The Alabama's principal service to the Confederacy appears to have been its effect on Southern morale, for it offered false hope of victory at sea and spread sympathy for the cause around the globe. It diverted few Union vessels from the stifling blockade, which it never had any hope of breaking. And the Kearsarge crewmen achieved perhaps even less in a practical sense, despite their victory. Even Raphael Semmes had seemed to predict the end of his crippled ship's career as it approached the Cotenin Peninsula, and increasing European discomfort over Confederate vessels would have sealed its fate before long, anyway. The battle against the commerce raiders was really won by the foreign ministers, and no one needed to die in the channel except to appease Southern honor (p. 265).
One would like to think that the travails these sailors faced and the suffering they endured has a deeper meaning.
Through the technique of having several individuals reappear throughout the book, almost like characters in a novel, Marvel breathes life into the two ships. Most of the Kearsarge's crew hailed from New England. The lives they led, the frustrations they experienced, and the indignities they suffered at the hands of their officers are given voice by men like Charles Fisher, the officers' African American cook, and coal heaver William Wainwright. The Alabama's population came largely from the British Isles, like the ubiquitous Michael Mars, but also included Southerners like the scoundrel Clarence Yonge. Marvel does not plumb the full depth of his characters' personalities as do biographers or novelists. This perhaps reflects the limitations of his sources, for diaries, memoirs, and letters sometimes fail to reveal fully the personalities of their authors. Marvel's sketches of the flamboyant Semmes or the prosaic Winslow are superficial compared to those found in other Alabama books, but Marvel might deliberately have under-written them so as not to divert readers' attention from the sailors.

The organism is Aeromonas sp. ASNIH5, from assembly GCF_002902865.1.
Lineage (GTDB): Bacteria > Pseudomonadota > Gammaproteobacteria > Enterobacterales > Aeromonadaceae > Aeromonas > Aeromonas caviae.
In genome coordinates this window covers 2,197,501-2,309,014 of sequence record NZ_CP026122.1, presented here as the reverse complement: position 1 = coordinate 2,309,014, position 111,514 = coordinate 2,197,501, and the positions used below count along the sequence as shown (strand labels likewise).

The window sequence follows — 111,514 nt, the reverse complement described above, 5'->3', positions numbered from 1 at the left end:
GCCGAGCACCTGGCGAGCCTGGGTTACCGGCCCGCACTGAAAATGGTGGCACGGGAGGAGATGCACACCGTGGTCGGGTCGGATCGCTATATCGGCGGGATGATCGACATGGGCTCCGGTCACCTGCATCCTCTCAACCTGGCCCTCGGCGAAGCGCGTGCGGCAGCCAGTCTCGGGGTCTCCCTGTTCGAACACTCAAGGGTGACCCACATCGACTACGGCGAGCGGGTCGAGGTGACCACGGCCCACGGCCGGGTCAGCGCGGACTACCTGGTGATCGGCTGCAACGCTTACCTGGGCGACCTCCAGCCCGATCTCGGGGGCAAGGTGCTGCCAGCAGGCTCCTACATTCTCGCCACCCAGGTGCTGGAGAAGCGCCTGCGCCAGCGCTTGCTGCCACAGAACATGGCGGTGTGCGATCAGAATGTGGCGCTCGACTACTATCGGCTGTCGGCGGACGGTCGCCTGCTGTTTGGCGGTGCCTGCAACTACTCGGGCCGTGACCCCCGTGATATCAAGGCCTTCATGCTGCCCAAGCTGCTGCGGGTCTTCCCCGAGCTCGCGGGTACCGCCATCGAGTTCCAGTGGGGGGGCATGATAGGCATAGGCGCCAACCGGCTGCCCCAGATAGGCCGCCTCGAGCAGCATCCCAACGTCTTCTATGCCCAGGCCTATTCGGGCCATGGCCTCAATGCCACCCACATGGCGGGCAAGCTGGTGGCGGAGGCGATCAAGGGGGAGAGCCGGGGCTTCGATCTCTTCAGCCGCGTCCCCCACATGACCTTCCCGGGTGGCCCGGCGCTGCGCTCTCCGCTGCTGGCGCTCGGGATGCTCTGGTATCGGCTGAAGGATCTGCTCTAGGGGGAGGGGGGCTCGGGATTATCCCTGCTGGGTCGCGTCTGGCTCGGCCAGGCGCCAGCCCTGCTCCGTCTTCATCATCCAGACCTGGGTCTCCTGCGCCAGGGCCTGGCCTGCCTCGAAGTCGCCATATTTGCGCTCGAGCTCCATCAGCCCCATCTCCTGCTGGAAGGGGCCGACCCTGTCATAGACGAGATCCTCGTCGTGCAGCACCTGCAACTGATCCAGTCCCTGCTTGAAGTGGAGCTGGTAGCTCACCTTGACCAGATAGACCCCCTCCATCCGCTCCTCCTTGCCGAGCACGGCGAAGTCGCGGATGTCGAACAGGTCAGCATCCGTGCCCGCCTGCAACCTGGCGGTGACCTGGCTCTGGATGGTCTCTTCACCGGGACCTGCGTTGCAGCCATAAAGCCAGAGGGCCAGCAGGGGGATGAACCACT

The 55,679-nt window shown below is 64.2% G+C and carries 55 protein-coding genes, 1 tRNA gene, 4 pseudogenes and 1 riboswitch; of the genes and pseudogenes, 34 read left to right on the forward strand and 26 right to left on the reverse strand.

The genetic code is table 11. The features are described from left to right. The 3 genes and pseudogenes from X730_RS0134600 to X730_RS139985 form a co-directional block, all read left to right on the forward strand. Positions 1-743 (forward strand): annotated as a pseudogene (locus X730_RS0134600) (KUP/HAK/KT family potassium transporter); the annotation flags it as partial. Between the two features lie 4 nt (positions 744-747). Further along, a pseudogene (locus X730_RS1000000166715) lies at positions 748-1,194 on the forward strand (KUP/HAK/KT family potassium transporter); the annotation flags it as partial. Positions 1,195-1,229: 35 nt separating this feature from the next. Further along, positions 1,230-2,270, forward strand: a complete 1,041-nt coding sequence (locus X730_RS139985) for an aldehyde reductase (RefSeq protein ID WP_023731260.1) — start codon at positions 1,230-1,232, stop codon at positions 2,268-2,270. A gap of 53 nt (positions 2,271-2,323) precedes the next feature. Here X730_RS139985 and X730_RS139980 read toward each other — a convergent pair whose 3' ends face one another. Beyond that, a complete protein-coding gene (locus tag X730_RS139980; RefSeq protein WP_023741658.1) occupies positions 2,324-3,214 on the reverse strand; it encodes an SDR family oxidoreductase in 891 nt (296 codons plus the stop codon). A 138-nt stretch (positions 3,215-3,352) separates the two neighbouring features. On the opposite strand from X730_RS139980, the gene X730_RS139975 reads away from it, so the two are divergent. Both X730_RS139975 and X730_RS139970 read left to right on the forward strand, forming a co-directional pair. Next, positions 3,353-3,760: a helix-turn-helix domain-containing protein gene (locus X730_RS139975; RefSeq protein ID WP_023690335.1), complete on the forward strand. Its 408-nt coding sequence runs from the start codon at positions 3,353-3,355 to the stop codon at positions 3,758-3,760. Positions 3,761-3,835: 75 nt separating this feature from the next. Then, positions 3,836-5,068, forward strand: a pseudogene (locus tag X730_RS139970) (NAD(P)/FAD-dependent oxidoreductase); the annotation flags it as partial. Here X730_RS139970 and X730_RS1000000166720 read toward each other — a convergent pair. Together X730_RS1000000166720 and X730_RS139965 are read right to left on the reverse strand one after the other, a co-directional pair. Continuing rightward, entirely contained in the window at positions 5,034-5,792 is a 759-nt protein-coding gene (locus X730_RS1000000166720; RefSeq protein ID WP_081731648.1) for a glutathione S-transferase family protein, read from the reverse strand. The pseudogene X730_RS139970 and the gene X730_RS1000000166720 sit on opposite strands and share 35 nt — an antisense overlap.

Marvel's book is long on description and short on analysis. Its scope allows him to tell the story of the sailors on the Alabama and Kearsarge in great depth and detail. But that same scope also prevents him from drawing broader conclusions about Civil War sailors. Was life so dull and bleak for sailors on a fast ship intercepting blockade runners off Wilmington, or on a monitor engaged in bombarding Charleston's fortifications, or on a paddlewheeler interdicting illegal commerce along the Potomac? Nor does Marvel compare the sailors' experiences to those of civilians living ashore, soldiers, or merchant mariners. Although he never intended to portray life on the Alabama and the Kearsarge as the experience of Civil War sailors in microcosm, a broader context would have enriched his assessment of the quality of life on these two famous ships.